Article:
Title: The Eighth Wonder
Author: Tania Farrelly
Genre: Historical Fiction
Publisher: Penguin Random House/Michael Joseph
Published: 2nd July 2021
Synopsis: The Suffragette meets The Greatest Showman in this story ofpassion and courage, as a young feminist fights against the rules of society to find her place in the world.
New York, 1897. The richest city in the world.
Beautiful, young and privileged, Rose Kingsbury Smith is expected to play by the strict rules of social etiquette, to forfeit all career aspirations and to marry a man of good means. But she has a quietly rebellious streak and is determined to make her own mark on Manhattan’s growing skyline. When the theft of a precious heirloom plunges the Kingsbury Smiths into financial ruin, Rose becomes her family’s most tradeable asset. She finds herself fighting for her independence and championing the ideal of equality for women everywhere.
Enigmatic Ethan Salt’s inglorious circus days are behind him. He lives a quiet life on Coney Island with his beloved elephant Daisy and is devoted to saving animals who’ve been brutalised by show business. As he struggles to raise funds for his menagerie, he fears he will never build the sanctuary of his dreams … until a chance encounter with a promising young architect changes his life forever.
Just when Rose is on the verge of seeing her persistence pay off, the ghosts of her past threaten to destroy everything she holds dear. In the face of heartbreaking prejudice and betrayal, she must learn to harness her greatest wonder within.
From Fifth Avenue mansions to Lower East Side tenements and the carnivals of Coney Island, The Eighth Wonder explores the brilliance and brutality of one of the world’s most progressive eras and celebrates the visionaries who dare to rebel.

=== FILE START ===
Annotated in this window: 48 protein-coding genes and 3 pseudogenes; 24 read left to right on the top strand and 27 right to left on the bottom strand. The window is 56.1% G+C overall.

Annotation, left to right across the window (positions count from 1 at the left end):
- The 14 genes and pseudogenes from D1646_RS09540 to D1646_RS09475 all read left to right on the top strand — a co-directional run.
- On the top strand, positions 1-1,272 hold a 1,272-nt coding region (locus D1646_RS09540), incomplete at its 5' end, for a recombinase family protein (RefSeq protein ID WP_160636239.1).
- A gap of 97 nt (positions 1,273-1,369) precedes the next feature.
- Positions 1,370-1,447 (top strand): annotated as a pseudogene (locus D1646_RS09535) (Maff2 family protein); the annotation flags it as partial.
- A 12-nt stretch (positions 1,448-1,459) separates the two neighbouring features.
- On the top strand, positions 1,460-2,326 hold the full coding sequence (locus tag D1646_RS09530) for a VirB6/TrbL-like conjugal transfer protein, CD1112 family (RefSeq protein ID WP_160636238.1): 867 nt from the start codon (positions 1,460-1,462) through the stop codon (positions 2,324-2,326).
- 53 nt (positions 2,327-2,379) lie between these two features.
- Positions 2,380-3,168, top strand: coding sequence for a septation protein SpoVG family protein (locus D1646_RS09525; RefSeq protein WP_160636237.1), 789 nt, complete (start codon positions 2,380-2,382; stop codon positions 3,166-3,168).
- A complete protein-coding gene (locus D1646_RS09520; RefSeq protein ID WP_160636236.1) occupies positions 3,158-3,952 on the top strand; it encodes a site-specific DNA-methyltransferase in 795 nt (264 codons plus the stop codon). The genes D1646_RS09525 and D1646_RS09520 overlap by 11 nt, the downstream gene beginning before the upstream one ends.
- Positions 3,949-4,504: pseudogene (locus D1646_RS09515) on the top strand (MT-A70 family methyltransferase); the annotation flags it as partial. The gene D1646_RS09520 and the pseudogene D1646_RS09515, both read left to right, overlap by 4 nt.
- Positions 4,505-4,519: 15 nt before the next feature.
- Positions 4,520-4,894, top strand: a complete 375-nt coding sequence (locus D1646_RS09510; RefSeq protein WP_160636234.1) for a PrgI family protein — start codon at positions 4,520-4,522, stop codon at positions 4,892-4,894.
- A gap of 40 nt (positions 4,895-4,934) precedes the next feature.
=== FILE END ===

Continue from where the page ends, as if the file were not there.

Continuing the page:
Rose Kingsbury Smith is the daughter of rich parents, the elite of New York. Her mother is determined for her daughter to fit into society and the societal expectations of what everyone thinks a woman should be and what she should do. Yet Rose has other ideas – she wants to be an architect like her father. Forced into a compromise, where she must play by her mother’s rules – and even so far that wearing a corset can and does endanger her health, Rose finds herself at a party where she’s been told she will make a good match and marry well, so she can save the family from the poverty they are slowly descending into.
Yet after she attends a party, a family heirloom goes missing, and the pressure for Rose to conform to expectations and marry well becomes the only goal Edith, her mother, can see. Coerced into a relationship with Chet Randall, Rose confides her desires to her friend, artist Jack Billings, and soon comes into contact with Ethan Salt, whose talent with animals and desire to save them, and work with the A.S.P.C.A soon draws Rose into a world where she can explore her passions after she suffers a great betrayal from Chet. But Rose also sees Ethan as something else, as a thief. And so the story is tinged with betrayal and prejudice all round – nobody is immune to these prejudices that run around New York City in the nineteenth century, yet in a world where the progressives are forging forward with their goals, can Ethan and Rose find a way to combat those who wish to tear them down?